He's taken on the political, financial and religious elites head on. For example, pushing through the decision to allow women to drive; a provocative move designed to send a clear message to the clerics who might oppose him. That message is: "I'm not fooling around here."

This is a classic example of how one goes about purging the opposition when either taking over a government after a coup, or implementing a big new strategy at a major corporation. You have to remove any possible opponents and then install your own loyalists. According the Rules for Rulers, you do this by diverting a portion of the flow of funds to your new backers while diminishing, imprisoning or killing all potential enemies.

So far, Mohammed bin Salman's action plan is par for the course. No surprises.

The above article from Stratfor (well worth reading in its entirety) continues with these interesting insights:

The Iranians have been doing well since the nuclear deal was signed in 2015. They have become the dominant political force in Iraq. Their support for the Bashar Assad regime in Syria may not have been enough to save him, but Iran was on what appears to be the winning side in the Syrian civil war. Hezbollah has been hurt by its participation in the war but is reviving, carrying Iranian influence in Lebanon at a time when Lebanon is in crisis after the resignation of its prime minister last week.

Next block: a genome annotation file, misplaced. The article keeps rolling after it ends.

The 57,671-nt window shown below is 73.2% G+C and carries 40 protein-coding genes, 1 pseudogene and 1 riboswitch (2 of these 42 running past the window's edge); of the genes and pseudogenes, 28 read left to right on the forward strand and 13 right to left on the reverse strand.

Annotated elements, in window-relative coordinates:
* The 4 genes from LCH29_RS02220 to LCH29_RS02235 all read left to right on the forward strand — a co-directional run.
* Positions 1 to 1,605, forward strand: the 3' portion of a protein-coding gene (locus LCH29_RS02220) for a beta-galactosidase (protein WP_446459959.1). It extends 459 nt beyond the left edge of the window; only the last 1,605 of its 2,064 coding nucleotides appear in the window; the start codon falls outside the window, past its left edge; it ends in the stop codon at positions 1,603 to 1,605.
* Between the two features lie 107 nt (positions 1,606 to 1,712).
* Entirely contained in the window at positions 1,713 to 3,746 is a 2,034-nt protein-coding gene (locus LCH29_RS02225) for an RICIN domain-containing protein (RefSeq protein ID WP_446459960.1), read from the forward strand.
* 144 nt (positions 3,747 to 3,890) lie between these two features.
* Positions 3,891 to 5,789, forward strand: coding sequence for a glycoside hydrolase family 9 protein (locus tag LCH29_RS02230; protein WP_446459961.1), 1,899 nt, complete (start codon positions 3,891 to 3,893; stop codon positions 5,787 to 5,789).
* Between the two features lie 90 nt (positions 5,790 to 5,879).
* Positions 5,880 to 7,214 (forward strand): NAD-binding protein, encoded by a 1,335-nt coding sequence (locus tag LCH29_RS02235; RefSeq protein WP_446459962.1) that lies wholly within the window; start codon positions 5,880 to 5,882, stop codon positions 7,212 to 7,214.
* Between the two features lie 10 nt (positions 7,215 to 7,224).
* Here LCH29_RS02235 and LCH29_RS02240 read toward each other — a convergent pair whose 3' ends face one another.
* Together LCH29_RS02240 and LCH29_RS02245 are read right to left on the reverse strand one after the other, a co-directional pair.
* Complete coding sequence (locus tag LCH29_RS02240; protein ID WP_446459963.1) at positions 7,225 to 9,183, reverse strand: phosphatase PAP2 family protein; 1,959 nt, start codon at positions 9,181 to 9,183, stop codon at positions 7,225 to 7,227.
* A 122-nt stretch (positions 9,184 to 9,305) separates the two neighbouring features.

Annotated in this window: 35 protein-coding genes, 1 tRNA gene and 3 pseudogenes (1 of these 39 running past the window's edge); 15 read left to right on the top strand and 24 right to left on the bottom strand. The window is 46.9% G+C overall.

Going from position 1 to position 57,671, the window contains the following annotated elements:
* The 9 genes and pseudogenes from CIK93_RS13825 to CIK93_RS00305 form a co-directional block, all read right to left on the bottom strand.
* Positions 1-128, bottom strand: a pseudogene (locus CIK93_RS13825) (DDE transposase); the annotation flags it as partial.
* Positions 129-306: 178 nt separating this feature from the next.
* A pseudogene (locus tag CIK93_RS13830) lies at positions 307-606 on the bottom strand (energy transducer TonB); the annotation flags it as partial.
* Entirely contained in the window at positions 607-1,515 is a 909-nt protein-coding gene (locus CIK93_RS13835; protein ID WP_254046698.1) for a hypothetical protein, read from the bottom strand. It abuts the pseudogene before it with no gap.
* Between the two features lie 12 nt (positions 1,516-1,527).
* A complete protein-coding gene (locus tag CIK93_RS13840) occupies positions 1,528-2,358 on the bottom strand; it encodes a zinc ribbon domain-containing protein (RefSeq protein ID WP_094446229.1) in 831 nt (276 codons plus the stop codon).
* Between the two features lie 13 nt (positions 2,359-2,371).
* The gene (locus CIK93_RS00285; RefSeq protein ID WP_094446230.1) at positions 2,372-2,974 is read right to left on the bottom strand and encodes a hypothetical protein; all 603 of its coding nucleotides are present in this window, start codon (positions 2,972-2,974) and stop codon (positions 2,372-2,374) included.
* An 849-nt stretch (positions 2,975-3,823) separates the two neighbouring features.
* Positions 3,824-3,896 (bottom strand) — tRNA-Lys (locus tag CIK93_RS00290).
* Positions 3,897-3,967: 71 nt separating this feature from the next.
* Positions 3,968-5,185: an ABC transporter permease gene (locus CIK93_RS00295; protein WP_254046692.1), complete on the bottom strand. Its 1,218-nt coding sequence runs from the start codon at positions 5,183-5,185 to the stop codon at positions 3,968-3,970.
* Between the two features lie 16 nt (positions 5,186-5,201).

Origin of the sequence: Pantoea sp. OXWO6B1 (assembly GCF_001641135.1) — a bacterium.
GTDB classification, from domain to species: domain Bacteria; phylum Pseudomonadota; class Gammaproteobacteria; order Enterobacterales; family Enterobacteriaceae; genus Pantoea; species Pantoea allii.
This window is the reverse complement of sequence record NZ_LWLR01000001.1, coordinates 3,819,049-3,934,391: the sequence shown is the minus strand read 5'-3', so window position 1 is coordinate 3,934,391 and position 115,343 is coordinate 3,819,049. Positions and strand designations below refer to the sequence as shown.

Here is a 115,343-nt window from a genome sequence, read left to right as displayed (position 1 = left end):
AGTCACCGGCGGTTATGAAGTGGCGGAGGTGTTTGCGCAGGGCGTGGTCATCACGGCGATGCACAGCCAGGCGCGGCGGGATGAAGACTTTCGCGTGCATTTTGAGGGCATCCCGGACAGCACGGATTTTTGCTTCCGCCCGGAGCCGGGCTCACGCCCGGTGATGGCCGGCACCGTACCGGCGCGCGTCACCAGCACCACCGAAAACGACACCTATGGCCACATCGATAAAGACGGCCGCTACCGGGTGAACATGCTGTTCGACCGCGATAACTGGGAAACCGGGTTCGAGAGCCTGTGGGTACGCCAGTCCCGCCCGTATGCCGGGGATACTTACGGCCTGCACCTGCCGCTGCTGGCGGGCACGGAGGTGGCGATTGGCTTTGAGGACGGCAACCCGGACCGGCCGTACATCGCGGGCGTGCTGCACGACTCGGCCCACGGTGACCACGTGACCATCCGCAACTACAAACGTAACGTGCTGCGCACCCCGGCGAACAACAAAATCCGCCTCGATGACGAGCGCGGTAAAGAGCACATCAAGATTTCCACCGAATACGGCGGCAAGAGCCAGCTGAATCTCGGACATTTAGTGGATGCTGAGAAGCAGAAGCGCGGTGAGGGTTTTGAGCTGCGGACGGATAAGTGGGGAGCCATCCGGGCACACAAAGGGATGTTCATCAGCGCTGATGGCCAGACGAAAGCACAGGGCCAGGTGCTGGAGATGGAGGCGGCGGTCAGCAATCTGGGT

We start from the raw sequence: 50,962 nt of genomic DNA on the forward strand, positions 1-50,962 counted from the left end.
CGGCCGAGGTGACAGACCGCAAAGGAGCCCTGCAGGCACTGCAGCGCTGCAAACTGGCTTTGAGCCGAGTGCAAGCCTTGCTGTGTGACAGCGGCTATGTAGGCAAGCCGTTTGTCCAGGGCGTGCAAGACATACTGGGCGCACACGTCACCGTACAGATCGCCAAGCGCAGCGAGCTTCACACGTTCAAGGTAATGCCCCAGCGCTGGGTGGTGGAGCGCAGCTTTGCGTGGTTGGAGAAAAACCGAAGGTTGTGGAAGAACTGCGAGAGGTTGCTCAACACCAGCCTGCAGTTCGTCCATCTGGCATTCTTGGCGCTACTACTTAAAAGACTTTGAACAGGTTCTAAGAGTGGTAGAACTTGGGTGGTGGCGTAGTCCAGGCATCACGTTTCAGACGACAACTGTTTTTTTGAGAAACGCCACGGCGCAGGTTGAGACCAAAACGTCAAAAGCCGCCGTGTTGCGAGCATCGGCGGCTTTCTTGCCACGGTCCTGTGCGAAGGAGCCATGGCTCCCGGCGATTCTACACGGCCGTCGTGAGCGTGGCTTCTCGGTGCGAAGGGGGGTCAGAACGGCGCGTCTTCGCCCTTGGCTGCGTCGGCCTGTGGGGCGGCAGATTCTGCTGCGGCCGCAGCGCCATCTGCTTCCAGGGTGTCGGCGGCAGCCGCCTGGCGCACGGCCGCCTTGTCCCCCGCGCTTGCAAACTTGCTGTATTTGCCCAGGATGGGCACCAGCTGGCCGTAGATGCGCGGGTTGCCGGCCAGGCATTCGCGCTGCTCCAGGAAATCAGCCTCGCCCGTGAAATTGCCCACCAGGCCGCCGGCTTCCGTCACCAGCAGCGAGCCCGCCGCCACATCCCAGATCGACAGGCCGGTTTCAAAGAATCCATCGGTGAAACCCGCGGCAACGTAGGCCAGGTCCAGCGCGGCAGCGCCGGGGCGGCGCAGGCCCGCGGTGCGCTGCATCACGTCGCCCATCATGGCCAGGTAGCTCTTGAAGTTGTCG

The Saudis, on the other hand, aren't doing as well. The Saudi-built anti-Houthi coalition in Yemen has failed to break the Houthi-led opposition. And Iran has openly entered into an alliance with Qatar against the wishes of the Saudis and their ally, the United Arab Emirates.
Iran seems to sense the possibility of achieving a dream: destabilizing Saudi Arabia, ending its ability to support anti-Iranian forces, and breaking the power of the Sunni Wahhabis. Iran must look at the arrests in Saudi Arabia as a very bad move. And they may be. Mohammad bin Salman has backed the fundamentalists and the financial elite against the wall.
They are desperate, and now it is their turn to roll the dice. If they fall short, it could result in a civil war in Saudi Arabia. If Iran can hit Riyadh with missiles, the crown prince's opponents could argue that the young prince is so busy with his plans that he isn't paying attention to the real threat. For the Iranians, the best outcome is to have no one come out on top.
This would reconfigure the geopolitics of the Middle East, and since the U.S. is deeply involved there, it has decisions to make.